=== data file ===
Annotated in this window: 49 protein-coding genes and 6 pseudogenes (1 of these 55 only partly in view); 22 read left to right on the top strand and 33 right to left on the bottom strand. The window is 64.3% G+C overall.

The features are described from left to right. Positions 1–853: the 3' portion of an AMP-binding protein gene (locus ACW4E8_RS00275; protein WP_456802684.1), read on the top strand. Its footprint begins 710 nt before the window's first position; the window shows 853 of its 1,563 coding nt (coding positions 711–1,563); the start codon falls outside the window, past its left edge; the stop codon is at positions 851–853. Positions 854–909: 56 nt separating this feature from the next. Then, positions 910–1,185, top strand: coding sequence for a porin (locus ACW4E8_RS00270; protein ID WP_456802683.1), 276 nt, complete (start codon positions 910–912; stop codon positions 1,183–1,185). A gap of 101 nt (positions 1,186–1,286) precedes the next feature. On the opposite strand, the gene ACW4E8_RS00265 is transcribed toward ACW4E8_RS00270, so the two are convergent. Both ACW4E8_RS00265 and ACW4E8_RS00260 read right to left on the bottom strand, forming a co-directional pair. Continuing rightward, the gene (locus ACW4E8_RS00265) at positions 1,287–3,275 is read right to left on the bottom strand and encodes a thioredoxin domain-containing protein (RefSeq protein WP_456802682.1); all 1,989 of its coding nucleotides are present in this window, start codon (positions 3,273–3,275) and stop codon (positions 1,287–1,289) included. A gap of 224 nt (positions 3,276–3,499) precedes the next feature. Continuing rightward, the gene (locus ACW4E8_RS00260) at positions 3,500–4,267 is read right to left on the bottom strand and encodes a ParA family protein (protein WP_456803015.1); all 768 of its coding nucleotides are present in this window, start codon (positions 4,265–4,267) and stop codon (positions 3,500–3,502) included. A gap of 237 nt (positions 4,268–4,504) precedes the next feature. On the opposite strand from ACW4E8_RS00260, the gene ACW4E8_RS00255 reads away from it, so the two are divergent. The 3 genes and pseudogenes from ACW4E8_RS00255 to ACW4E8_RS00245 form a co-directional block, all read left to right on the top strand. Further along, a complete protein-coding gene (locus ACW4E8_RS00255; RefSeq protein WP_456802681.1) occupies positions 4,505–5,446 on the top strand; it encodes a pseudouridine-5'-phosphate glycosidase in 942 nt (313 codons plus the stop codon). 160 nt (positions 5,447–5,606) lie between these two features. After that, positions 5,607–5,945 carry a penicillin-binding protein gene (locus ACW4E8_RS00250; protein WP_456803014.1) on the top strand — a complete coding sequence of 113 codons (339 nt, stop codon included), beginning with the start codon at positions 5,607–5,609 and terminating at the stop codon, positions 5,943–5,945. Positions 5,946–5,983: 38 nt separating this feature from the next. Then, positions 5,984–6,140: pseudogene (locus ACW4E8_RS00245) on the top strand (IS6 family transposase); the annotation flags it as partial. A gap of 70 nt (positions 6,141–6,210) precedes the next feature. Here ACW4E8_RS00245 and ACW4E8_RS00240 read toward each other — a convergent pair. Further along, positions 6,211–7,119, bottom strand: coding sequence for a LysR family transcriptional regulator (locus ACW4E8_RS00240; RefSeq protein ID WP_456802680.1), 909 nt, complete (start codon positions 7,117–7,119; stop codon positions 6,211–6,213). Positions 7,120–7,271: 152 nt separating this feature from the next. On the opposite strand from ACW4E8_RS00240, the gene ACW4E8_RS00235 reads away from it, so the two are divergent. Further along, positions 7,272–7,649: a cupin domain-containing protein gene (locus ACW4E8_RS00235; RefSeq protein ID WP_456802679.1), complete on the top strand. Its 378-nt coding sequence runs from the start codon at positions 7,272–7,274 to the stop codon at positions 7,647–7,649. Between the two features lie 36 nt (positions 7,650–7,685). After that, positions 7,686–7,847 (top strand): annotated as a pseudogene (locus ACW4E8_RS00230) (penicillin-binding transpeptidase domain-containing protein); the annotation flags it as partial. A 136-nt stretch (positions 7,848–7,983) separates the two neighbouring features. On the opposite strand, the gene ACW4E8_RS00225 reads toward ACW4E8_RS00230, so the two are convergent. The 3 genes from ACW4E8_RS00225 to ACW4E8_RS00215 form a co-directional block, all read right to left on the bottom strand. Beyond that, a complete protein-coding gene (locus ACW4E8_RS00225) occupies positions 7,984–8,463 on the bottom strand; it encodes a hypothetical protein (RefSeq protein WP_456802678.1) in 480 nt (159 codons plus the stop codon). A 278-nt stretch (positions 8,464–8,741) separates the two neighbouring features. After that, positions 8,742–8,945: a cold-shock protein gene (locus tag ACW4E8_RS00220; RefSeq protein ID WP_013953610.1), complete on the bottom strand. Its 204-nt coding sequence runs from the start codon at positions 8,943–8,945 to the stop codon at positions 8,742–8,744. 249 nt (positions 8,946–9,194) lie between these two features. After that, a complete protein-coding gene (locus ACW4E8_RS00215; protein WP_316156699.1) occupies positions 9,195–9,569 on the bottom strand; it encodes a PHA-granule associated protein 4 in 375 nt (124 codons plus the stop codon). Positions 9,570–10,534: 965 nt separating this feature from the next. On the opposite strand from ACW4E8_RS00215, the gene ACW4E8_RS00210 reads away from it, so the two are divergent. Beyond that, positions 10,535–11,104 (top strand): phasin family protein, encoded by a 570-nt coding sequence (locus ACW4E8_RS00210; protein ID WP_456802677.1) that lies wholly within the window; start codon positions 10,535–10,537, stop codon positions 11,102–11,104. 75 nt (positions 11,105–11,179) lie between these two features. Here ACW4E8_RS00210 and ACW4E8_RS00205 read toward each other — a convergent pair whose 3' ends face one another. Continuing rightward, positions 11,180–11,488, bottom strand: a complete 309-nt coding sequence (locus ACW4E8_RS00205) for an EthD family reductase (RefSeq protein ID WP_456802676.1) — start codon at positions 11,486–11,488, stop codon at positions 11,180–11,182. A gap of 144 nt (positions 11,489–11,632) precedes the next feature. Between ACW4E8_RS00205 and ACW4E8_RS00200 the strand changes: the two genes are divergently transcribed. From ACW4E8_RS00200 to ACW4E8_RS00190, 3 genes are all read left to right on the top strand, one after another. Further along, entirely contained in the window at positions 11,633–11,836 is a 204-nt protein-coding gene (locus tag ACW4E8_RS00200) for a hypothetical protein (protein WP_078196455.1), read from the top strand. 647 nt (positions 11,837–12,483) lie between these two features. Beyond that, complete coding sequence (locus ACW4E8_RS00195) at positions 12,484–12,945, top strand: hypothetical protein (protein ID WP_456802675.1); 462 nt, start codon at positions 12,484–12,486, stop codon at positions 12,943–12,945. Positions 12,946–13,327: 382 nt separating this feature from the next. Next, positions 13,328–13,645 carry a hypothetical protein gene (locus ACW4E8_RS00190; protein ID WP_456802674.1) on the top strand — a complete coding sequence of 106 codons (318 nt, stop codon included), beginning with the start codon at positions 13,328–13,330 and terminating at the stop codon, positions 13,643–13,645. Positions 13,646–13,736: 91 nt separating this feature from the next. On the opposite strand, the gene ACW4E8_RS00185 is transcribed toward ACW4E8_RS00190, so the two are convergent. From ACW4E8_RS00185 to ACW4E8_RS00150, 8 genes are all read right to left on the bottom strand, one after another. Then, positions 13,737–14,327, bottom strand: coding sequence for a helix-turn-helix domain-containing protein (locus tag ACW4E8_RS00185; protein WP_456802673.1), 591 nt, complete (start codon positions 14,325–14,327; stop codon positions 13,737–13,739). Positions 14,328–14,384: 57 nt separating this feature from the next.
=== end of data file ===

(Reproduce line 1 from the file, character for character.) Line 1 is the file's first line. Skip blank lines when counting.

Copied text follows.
Annotated in this window: 49 protein-coding genes and 6 pseudogenes (1 of these 55 only partly in view); 22 read left to right on the top strand and 33 right to left on the bottom strand. The window is 64.3% G+C overall.